“The litmus test of if what we are preaching and listening to is the Gospel is best summed up by British pastor and theologian D. Martyn Lloyd-Jones ‘There is no better test as to whether a man is really preaching the New Testament gospel of salvation than this, that some people might misunderstand it and misinterpret it to mean that it really amounts to this, that because you are saved by grace alone it does not matter at all what you do; you can go on sinning as much as you like because it will redound all the more to the glory of grace. If my preaching and presentation of the gospel of salvation does not expose it to that understanding, then it is not the gospel.’

“If we are afraid of that [concept], then we will preach a mixture of law and grace which is worse. Paul called that witchcraft in Galatians and taught that is how you fall from grace. When you sin you fall into grace, not from grace, because where sin abounds grace much more abounds (Rom 5:20). Now does that mean we should just run around sinning? Of course not; the grace of God teaches us to deny ungodliness (Titus 2:12). Plus there are consequences to sin and we will reap what we sow, but that is why we need to leave the sheriffing of the Kingdom to the Holy Spirit and trust that He that began a work in people will bring it to completion” (Phil 1:6).

– Jamie Englehart, used here with his kind permission. Scripture references inserted by me.

00

It’s Your Story

Here’s a profound little piece from one of my online friends. Simply let it speak to you whatever it needs to:


It’s your story. You have to pass through the Gethsemane (place of crushing you to extract your pure essence) and endure the accusation of blasphemy as you are put on the cross by the religious establishment. They think they are killing you, but they are actually killing the false idol god of accusation. The one thief on the cross which hurls accusations and contempt.

Now as you grieve, “My God, my God, why have you forsaken me,” the still small voice of Immanuel, God with us, within us, as us, speaks and says, “I’ve never left nor forsaken you. If you remember this then even here today, you shall be with me in paradise.”

This is the first day of creation as the spirit broods over the abyss you face and whispers “I am the light.”

Because of this your false accusing idol god is dead and entombed where it always belonged, but was foolishly carried around in a heavy graven coffin filled with lifeless dead stones of graven images of burdensome and inflexible rules which accuse you.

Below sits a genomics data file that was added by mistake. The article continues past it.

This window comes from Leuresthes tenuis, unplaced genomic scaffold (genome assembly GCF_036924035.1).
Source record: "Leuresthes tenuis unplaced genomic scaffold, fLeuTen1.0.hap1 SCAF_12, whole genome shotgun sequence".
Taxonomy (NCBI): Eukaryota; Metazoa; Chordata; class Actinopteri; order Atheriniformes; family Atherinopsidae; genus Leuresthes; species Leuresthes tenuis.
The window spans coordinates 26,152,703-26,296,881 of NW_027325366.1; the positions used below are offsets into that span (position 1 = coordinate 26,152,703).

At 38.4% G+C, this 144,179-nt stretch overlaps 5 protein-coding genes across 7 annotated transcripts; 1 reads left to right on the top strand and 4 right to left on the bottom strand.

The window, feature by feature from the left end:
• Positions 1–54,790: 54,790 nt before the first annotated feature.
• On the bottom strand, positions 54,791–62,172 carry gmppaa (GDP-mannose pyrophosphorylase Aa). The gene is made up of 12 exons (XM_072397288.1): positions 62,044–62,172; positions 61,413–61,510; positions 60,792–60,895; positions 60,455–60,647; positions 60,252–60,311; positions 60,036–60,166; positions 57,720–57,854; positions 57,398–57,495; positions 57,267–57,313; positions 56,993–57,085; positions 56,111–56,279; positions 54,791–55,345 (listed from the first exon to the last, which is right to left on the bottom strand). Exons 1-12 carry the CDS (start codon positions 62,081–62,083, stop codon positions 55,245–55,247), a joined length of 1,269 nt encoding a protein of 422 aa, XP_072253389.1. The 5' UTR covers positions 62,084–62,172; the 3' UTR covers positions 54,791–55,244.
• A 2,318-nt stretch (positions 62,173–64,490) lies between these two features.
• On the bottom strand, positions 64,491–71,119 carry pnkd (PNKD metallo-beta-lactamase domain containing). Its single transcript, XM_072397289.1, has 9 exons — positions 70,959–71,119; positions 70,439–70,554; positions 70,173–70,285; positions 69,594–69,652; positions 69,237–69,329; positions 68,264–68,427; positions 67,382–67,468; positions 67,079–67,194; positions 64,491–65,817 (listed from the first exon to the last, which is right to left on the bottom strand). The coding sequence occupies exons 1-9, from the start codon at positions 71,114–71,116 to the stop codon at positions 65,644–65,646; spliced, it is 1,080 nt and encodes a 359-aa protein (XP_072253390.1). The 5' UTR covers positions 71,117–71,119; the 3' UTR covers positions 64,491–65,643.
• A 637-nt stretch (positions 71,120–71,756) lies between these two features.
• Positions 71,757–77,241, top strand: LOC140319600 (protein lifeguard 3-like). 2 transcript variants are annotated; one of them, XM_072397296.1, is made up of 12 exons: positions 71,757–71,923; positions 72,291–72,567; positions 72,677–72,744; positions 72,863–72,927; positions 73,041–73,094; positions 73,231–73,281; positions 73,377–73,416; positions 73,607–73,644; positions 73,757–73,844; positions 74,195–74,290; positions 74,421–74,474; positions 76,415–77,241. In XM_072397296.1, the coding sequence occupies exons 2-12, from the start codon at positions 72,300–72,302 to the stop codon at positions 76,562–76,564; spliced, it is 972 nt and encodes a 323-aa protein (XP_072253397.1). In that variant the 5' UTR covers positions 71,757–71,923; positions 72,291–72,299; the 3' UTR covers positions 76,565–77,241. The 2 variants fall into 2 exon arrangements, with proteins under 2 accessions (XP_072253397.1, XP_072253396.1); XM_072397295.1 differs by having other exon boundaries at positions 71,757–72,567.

Now you are free as you hear the voice of the spirit within you and follow the mind of Christ reborn within you and are now baptized in the image of Christ seeing that all is love and love alone is the power of transformation.

 – R. I. Fiar, shared with his kind permission

21

Secret Angel

My dear friend Sue is a fiery Welsh lass, who says it how it is and doesn’t pull her punches. She’d make a good Yorkshirewoman, in fact 😀

She’s also a gifted writer, with a tremendous sense of humour and sometimes quite a ‘coarse tongue’ which, to my mind, only adds to the hilarity in her writing.

Sue has quite a few tattoos[1], and I’ve seen a picture of the ones on her back: she has a pair of wings tattooed on there. Most impressive they looked too.

And Sue works in a local supermarket as a checkout operator, so of course she gets to meet loads of people of all ages in the course of her work. Yesterday, she shared a lovely story about a conversation she’d had with some of those people, and it really blessed me. So of course I had to share it here, with her kind permission.

Over to Sue:


So yesterday at work, I served an older couple who had their granddaughter with them, she was about 3-4 years old. She wanted to lift the items from their basket up to me but she took one look at me and hid behind her grandad in sheer terror (because unfortunately I have a face like a smacked arse when I’m not smiling).

So after doing the transaction I leaned down over the counter and, looking shiftily around, I loudly stage-whispered, “Hey! Do you want to see my wings? ‘Cos I have wings, I’m an angel you see. Wanna look?” Her face lit up, and she crept forward, nodding her head.

I turned around in my chair and said, “I can’t show you all of them because it’s my little secret, but here’s the bottom,” and I lifted the back of my polo shirt up, “and here’s the top,” and I pulled my collar down.

She gasped in delight when she saw them, and I stage-whispered, “Do you like them?” to which her grandma said, “Oh, aren’t they beautiful?” to her, and she vigorously nodded her head.